sudo gedit /etc/samba/smb.conf

Inside this file there are four specific things that need to be uncommented (remove the ';' at the beginning of the line) to enable the sharing of home folders and write access. Below is the section that must be modified:

#======================= Share Definitions =======================
# Un-comment the following (and tweak the other settings below to suit)
# to enable the default home directory shares. This will share each
# user's home directory as \\server\username
;[homes]
; comment = Home Directories
; browseable = yes
# By default, the home directories are exported read-only. Change the
# next parameter to 'no' if you want to be able to write to them.
; read only = no

The outcomes after the changes are made follow:

#======================= Share Definitions =======================
# Un-comment the following (and tweak the other settings below to suit)
# to enable the default home directory shares. This will share each
# user's home directory as \\server\username
[homes]
comment = Home Directories
browseable = yes
# By default, the home directories are exported read-only. Change the
# next parameter to 'no' if you want to be able to write to them.
read only = no

It might also be necessary to change the ''workgroup'' line to match the workgroup for your machine.

To apply the changes, the next step is to restart all Samba-related processes.

sudo restart smbd
sudo restart nmbd

Lastly, each user needs to have a password enabled to be able to use the Samba server. There are no rules for this password. The simplest method for choosing this password is to make it the same as the UNIX user's password, but it is not a requirement. After typing in the command below, you will be prompted to enter the password for the specified user.

sudo smbpasswd -a <user>

As mentioned in the configuration file, the samba share can be connected by accessing "\\<host machine ip>\\<user>" by either mounting a network share or using Windows explorer to navigate to it.

Setup the BSP Directory

Create a directory which will house your BSP development. In this example the BSP directory is /opt/PHYTEC_BSPs/. This is not a requirement and if another location is preferred (ex. ~/PHYTEC_BSPs) feel free to modify. We recommend using /opt over your HOME directory to avoid errors attributed to ~ syntax as well as the sudo requirement for the root filesystem and automation package building. We also recommend creating a package download directory (yocto_dl) separate from the yocto tree (yocto_ti), as it makes resetting the build environment easier and subsequent build times much faster.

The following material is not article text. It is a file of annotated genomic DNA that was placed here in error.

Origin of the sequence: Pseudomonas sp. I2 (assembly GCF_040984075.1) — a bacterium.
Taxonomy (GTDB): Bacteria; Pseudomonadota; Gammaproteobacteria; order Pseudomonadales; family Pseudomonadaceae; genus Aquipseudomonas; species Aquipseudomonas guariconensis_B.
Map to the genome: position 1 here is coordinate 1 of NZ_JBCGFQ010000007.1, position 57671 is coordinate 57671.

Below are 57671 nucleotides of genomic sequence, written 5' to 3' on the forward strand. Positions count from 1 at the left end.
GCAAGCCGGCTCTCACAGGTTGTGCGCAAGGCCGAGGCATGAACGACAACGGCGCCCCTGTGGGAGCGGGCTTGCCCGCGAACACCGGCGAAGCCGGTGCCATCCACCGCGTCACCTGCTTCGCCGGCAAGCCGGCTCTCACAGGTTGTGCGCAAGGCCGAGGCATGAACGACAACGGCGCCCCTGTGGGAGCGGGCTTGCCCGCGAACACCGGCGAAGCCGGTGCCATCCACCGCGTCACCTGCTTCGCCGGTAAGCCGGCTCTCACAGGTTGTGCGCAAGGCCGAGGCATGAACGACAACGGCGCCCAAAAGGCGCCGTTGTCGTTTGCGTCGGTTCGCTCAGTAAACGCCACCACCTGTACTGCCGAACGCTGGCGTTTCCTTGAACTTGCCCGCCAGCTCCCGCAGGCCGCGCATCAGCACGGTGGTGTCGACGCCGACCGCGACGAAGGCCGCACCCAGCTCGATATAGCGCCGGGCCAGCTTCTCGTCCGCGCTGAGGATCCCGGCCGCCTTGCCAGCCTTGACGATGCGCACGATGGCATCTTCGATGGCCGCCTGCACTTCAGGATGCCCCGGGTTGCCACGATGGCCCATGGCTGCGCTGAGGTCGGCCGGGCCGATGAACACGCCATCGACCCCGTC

sudo mkdir /opt/PHYTEC_BSPs
cd /opt/


# /opt/ directory has root permission, change the permissions so your user account can access this folder. In the following replace <user> with your specific username
sudo chown -R <user>: PHYTEC_BSPs


cd PHYTEC_BSPs
mkdir yocto_ti
mkdir yocto_dl
cd yocto_ti
export YOCTO_DIR=`pwd`

At this point you will now be able to navigate to the Yocto directory using the $YOCTO_DIR environment variable.

Install the Linaro Toolchain

Run the following commands to install the Linaro Toolchain:

wget http://releases.linaro.org/components/toolchain/binaries/6.2-2016.11/arm-linux-gnueabihf/gcc-linaro-6.2.1-2016.11-x86_64_arm-linux-gnueabihf.tar.xz
tar -Jxvf gcc-linaro-6.2.1-2016.11-x86_64_arm-linux-gnueabihf.tar.xz -C /opt/PHYTEC_BSPs
rm gcc-linaro-6.2.1-2016.11-x86_64_arm-linux-gnueabihf.tar.xz

Download the BSP Meta Layers

Download the manifest file for the AM57xx PD18.2.0 BSP:

cd $YOCTO_DIR 
repo init -u https://stash.phytec.com/scm/pub/manifests-phytec.git -b am57xx -m PD18.2.0.xml

Download the Yocto meta layers specified in the manifest file:

repo sync

Start the Build

Replace MACHINE=am57xx-phycore-rdk in all of the build instructions with the appropriate MACHINE for the SOM configuration found in the Yocto Machine Configuration Table section of the latest AM57xx BSP release notes.